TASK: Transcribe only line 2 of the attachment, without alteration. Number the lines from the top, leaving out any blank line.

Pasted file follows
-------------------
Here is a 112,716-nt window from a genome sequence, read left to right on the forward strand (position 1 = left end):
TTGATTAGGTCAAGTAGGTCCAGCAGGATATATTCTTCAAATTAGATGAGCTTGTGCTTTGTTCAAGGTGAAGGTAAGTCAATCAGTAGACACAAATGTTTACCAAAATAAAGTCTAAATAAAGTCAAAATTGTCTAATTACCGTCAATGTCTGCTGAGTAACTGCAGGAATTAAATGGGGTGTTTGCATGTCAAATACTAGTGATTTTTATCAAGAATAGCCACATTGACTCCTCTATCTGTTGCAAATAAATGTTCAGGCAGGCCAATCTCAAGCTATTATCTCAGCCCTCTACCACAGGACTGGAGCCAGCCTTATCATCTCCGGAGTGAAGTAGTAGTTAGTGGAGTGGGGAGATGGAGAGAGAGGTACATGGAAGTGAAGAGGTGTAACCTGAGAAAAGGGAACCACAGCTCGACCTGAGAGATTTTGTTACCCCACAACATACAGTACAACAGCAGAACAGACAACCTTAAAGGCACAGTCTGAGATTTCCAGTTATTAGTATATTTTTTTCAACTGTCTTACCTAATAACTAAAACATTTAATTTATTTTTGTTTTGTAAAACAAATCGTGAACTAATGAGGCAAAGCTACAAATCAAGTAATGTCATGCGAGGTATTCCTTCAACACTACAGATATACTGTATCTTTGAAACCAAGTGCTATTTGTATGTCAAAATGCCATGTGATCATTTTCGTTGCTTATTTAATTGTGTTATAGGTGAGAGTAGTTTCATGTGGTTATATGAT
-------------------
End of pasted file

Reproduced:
TTGATTAGGTCAAGTAGGTCCAGCAGGATATATTCTTCAAATTAGATGAGCTTGTGCTTTGTTCAAGGTGAAGGTAAGTCAATCAGTAGACACAAATGTTTACCAAAATAAAGTCTAAATAAAGTCAAAATTGTCTAATTACCGTCAATGTCTGCTGAGTAACTGCAGGAATTAAATGGGGTGTTTGCATGTCAAATACTAGTGATTTTTATCAAGAATAGCCACATTGACTCCTCTATCTGTTGCAAATAAATGTTCAGGCAGGCCAATCTCAAGCTATTATCTCAGCCCTCTACCACAGGACTGGAGCCAGCCTTATCATCTCCGGAGTGAAGTAGTAGTTAGTGGAGTGGGGAGATGGAGAGAGAGGTACATGGAAGTGAAGAGGTGTAACCTGAGAAAAGGGAACCACAGCTCGACCTGAGAGATTTTGTTACCCCACAACATACAGTACAACAGCAGAACAGACAACCTTAAAGGCACAGTCTGAGATTTCCAGTTATTAGTATATTTTTTTCAACTGTCTTACCTAATAACTAAAACATTTAATTTATTTTTGTTTTGTAAAACAAATCGTGAACTAATGAGGCAAAGCTACAAATCAAGTAATGTCATGCGAGGTATTCCTTCAACACTACAGATATACTGTATCTTTGAAACCAAGTGCTATTTGTATGTCAAAATGCCATGTGATCATTTTCGTTGCTTATTTAATTGTGTTATAGGTGAGAGTAGTTTCATGTGGTTATATGAT